• Paul says:

      Spooky — I totally agree that there’s something about this album that “sneaks up” on you — I wasn’t prepared to love it, either, but I eventually fell under its spell, and it’s completely due to the heartfelt performances offered up by Miss Ross.

      I’m also glad to see someone else acknowledge what I’ve said a couple of times during this project — Diana Ross is a singer who always gives a song what she thinks it needs — no more, no less. She is concerned about the lyric and tone of the song, not about showing of her range or power. This is why her music remains timeless and why she still sounds as good today as she ever did.

    • I am in love with that final paragraph Spooky, it had me thinking overnight! Being a fan of all three artists you mentioned & really appreciating ‘Jazz Diana’ most recently, you hit the nail on the head with maturing of the Ross voice that unlike Streisand & Aretha you aren’t looking for vocal gymnastics (as glorious as these are).

      The comparison to Holiday (Lady in Satin remains one of my ‘Desert Island Discs’) is spot on, and despite my own disatisfaction with this particular record I finally have clarity on why I can listen to Miss Ross at all points of her career (in the same way I can listen to Billie Holiday’s entire catalogue). And though I can still listen to both Aretha & Barbra’s most recent recordings you can’t help but compare & contrast the maturing voice to what has gone before. 🙂

      • Tony says:

        I think this is beautifully said. You are very insightful on this. I will say Diana’s voice has matured in a more honest and authtic way than Bab,s and Aretha. I think those ladies long to sound like they once did and they reach for it. Yet Diana has simply allowed her voice to unfold In a humble way. This allows her to sound fresh yet develop a complexity and richness the others have not acquired. I hear real emotion in the mature Diana. I have not heard real emotion in Bab’s since Yentle and Aretha well…emotion is lacking at the best of times(great voice – But lacks deep emotion for me).

  9. spookyelectric says:

    Glad what I wrote struck a chord! Got to say, I wasn’t so much trying to diss Babs and Ree though – just trying to pinpoint what is so impressive about Diana on this record. I think ‘humble’ is a great word for it, Tony. I don’t think she ever exuded that particular quality before… but on tracks like ‘What About Love’ and ‘Remember’ it’s tangible enough to give you shivers, especially I think if you’ve really listened to her voice over the years. Lump in the throat time!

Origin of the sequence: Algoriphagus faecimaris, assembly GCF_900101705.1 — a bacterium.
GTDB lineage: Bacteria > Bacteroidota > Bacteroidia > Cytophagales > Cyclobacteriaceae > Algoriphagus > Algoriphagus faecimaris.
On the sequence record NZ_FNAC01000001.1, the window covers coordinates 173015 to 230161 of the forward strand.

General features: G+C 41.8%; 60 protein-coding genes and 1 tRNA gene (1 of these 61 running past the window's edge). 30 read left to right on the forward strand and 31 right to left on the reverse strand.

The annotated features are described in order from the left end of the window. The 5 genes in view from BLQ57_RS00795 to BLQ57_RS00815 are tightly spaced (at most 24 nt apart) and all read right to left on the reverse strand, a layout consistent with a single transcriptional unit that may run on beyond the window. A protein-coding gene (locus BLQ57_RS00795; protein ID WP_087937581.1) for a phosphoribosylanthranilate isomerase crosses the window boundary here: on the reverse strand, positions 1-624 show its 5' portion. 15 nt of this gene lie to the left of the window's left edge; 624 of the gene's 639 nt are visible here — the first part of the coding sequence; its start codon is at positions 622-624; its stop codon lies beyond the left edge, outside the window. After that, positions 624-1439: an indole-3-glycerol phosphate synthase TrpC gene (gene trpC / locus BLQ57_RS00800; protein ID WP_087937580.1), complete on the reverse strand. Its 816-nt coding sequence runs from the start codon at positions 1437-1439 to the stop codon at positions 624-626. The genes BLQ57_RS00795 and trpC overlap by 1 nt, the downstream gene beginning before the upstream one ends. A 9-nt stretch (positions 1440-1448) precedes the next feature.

Interesting fact about ‘What About Love’ – it was recorded as a duet by Patti LaBelle & Jill Scott intended for release to promote the Broadway debut of The Color Purple musical… but just kind of disappeared. I wasn’t sure if it actually ever happened – and then it appeared on the internet a few months back – the joys of youtube!!

    • Oh. My. Lord. That is great. I love both Miss Patti & Jill Scott. Such a beautiful version of the track. Their voices blend perfectly. Why is that not on a record somewhere…? Cheers for the post Spooky. 🙂

      I do hope disrespect wasn’t read to either Aretha or Barbra simply more a deep acknowledgement of Miss Ross’ enduring talent as a performer (exept my last statement does come off as kind of flippant :-(). I do find that I don’t look to the most recent recordings with either Barbra or Aretha (although I have pretty much everything either artist has done catalogue wise) when running through my iPod, the way that I can get pleasure jumping from decade to decade with Diana.

      I do wish Aretha would trust her lower register more when recording (especially her most recent outing on record Woman In Love) because when she does she sounds amazing, there isn’t the need to impress with the falsetto of yore.

      With Barbra I remain forever impressed by THAT voice (and along with Diana remains my heart singer through all of my life) but have found the studio recordings of the last few records formulaic (perhaps as Barbra executive produces them herself) whatever the theme. Making them a little same/same but different.

      This can never take away the respect I have for any of the ladies we discuss, 😀

      • spookyelectric says:

        Hi Julius. I totally get where you’re coming from about Aretha and Barbra’s recent recordings. But thinking about the current state of the music industry, it’s actually a minor miracle when any vocalist over the age of 60 gets to release new music these days!

        Streisand is one of the rare exceptions as she’s been with the same label she signed with as a teenager and consistently released top-sellers over the decades. But it’s actually quite depressing if you consider the number of legendary names that are currently without a recording contract, and/or have to go down the christmas or cover versions route to even get a one-off album deal. I’m thinking about lots of Diana’s peers – Gladys Knight, Dionne Warwick, Patti LaBelle, Roberta Flack… Even huge arena-filling stars like Rod Stewart and Barry Manilow have pretty much been consigned to the ‘covers-only’ cul-de-sac over the last decade or so.